Last week I wrote about the remarkable burying beetles, which typically inter and prepare the carcasses of mice and small birds on which the beetle larvae feed. The individual beetle that prompted my interest was just crawling across the ground, but it looked very strange. It was covered, top and bottom, with at least two layers of tiny, squirming mites, hundreds of them.
So many mites could not, realistically, be feeding on the beetle, so what was going on? A cursory search of the literature revealed that certain kinds of mites regularly ride around on burying beetles, using the beetles for transportation to another carcass. In effect, the mites are hitch-hikers. There are several kinds of mites that hitch-hike on burying beetles, and at least some of them have strong preferences about which beetle species they ride on. The beetle we found had probably left its nest very recently and had not yet dumped off many of its riders on other carcasses.
Like their beetle transporters, the hitch-hiking mites reproduce on carcasses. Their effect on reproduction of the beetles varies from positive to neutral to negative: In some circumstances they benefit the beetle by killing the eggs and larvae of flies or other carrion-users such as nematode worms that colonize the same carcass and compete with the beetles for use of this food supply. Thus, they can enhance the reproductive success of the beetle. However, at very high densities, the mites may start to eat beetle eggs too, which sounds like a simple negative effect from the beetles’ perspective. But reducing the number of beetle eggs can leave more food for the remaining larvae, which then grow faster and bigger. And because large larvae turn into large adults that can lay more eggs (if female) and dominate other males (if male), a limited amount of egg-eating can ultimately benefit the beetles (provided that not too many of the beetles’ eggs get eaten).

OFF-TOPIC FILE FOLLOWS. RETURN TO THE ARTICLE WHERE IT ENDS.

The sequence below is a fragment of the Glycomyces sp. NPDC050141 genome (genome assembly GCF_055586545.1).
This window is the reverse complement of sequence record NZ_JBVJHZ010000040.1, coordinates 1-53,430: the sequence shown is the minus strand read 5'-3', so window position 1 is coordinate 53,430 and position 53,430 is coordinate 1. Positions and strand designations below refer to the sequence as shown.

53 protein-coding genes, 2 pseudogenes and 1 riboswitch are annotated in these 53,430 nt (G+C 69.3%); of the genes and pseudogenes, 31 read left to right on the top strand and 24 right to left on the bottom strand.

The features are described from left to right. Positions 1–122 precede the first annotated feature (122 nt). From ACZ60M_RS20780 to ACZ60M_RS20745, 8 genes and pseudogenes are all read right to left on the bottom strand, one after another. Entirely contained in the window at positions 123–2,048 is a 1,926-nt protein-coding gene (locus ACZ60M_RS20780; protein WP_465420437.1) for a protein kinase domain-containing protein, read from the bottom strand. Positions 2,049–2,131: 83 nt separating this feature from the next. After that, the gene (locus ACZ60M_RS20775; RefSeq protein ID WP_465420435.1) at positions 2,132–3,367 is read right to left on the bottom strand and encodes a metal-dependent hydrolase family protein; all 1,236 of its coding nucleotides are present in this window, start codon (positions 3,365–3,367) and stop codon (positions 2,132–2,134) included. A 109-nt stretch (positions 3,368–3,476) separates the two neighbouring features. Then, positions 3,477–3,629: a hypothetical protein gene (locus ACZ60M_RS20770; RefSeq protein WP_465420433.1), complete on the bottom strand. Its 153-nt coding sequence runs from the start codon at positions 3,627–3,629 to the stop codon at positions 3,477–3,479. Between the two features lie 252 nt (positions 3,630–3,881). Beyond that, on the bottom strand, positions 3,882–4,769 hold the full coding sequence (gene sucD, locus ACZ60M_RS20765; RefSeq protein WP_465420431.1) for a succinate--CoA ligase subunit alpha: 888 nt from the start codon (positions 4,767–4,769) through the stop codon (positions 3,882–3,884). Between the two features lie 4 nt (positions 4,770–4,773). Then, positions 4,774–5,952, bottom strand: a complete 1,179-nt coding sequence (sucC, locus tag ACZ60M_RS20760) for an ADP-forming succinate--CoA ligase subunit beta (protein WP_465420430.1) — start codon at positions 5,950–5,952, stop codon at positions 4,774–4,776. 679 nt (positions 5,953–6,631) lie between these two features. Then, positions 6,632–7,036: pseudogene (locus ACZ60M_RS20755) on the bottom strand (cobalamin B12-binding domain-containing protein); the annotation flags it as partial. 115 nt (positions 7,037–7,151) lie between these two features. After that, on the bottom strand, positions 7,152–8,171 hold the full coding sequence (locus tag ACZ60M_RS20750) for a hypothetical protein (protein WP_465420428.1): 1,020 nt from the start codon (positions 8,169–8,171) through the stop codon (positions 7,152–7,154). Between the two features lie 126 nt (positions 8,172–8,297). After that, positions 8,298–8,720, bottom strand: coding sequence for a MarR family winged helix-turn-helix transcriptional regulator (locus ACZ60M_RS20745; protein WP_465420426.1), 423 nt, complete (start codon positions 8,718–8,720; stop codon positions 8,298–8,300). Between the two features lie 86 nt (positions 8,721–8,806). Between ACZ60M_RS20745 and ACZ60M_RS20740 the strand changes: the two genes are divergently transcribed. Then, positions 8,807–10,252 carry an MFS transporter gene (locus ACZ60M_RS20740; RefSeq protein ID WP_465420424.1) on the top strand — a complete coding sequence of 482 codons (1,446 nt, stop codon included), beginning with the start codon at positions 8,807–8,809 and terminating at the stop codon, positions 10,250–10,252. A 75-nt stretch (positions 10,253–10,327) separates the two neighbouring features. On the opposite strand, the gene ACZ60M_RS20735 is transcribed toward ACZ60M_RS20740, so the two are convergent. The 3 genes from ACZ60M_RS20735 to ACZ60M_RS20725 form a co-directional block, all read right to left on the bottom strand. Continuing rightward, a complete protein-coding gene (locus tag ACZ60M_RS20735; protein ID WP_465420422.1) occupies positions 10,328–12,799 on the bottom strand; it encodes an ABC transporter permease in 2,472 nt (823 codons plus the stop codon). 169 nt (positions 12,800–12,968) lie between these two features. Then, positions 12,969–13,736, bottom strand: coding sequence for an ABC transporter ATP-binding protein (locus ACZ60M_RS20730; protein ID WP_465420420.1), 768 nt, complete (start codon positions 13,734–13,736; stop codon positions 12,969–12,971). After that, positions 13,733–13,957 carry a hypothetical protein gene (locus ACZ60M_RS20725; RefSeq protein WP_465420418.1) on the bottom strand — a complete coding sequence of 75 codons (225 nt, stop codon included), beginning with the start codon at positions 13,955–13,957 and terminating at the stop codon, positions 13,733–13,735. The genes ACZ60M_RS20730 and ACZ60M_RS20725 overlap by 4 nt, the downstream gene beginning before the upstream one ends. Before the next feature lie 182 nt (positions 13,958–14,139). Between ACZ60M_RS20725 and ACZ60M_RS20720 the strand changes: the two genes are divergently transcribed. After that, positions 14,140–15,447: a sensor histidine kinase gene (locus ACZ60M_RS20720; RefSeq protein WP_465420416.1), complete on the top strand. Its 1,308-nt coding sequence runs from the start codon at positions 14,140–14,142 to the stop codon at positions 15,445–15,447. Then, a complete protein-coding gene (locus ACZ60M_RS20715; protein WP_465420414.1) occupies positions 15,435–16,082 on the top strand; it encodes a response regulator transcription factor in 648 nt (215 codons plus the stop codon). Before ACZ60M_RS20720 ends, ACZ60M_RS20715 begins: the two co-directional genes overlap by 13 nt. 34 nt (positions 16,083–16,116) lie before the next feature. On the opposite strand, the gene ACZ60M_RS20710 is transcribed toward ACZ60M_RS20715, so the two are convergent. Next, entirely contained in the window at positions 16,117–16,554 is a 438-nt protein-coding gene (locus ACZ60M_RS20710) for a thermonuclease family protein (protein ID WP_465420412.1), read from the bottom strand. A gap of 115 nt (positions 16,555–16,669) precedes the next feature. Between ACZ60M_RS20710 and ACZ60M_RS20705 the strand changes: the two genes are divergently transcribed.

Other kinds of organisms are also carried to new carcasses by burying beetles. For example nematode worms can be common in beetle nests, and they are competitors for the food supply in the carcass. They ride in the guts and genitalia of the beetles when the adults move to a new carcass. But this relationship is not as well-studied as the one with mites.
The official name for these hitch-hiking relationships is ‘phoresy’ or ‘phoresis’. Some phoretic mites latch onto bumblebees or honeybees and get carried from one flower to another, where they eat pollen and nectar. Similarly, tropical flower mites hop onto the bills and into the nostrils of nectar-seeking hummingbirds, and catch a ride to another flower. Because the flower mites eat nectar, they compete with the hummers for food. By reducing the amount of nectar in a flower, the mites may cause the hummers to move to more and more flowers, and thus become both better pollinators (from the plant’s perspective) and better transporters (from the mites’ perspective). The mites apparently do not harm their hummingbird carriers directly but may cost them a little energy if the hummers have to visit more flowers to get a full meal.
Insects that feed on wood often have phoretic fungi, whose spores are carried on the wood-boring or bark-eating insects. The fungi help weaken the tree and may also be food for the insects’ larvae. Cactus-loving fruit flies carry a yeast that detoxifies certain plant chemicals, allowing the fly larvae to grow faster and bigger as they eat the cactus.
One of the best-developed phoretic relationships involves blister beetles that lay their eggs in flowers. The larvae of certain beetle species mimic the appearance and the chemical sex-attractants of bees. Male bees visiting the flower, to feed on nectar, try to copulate with the mimics, which grab onto the bee’s legs for a free ride to the bee’s nest. There the beetle larvae act as parasites, eating bee eggs, larvae, and honey stores.
This is just a small sample of the diversity of phoretic relationships in nature, most of which have not been studied in detail.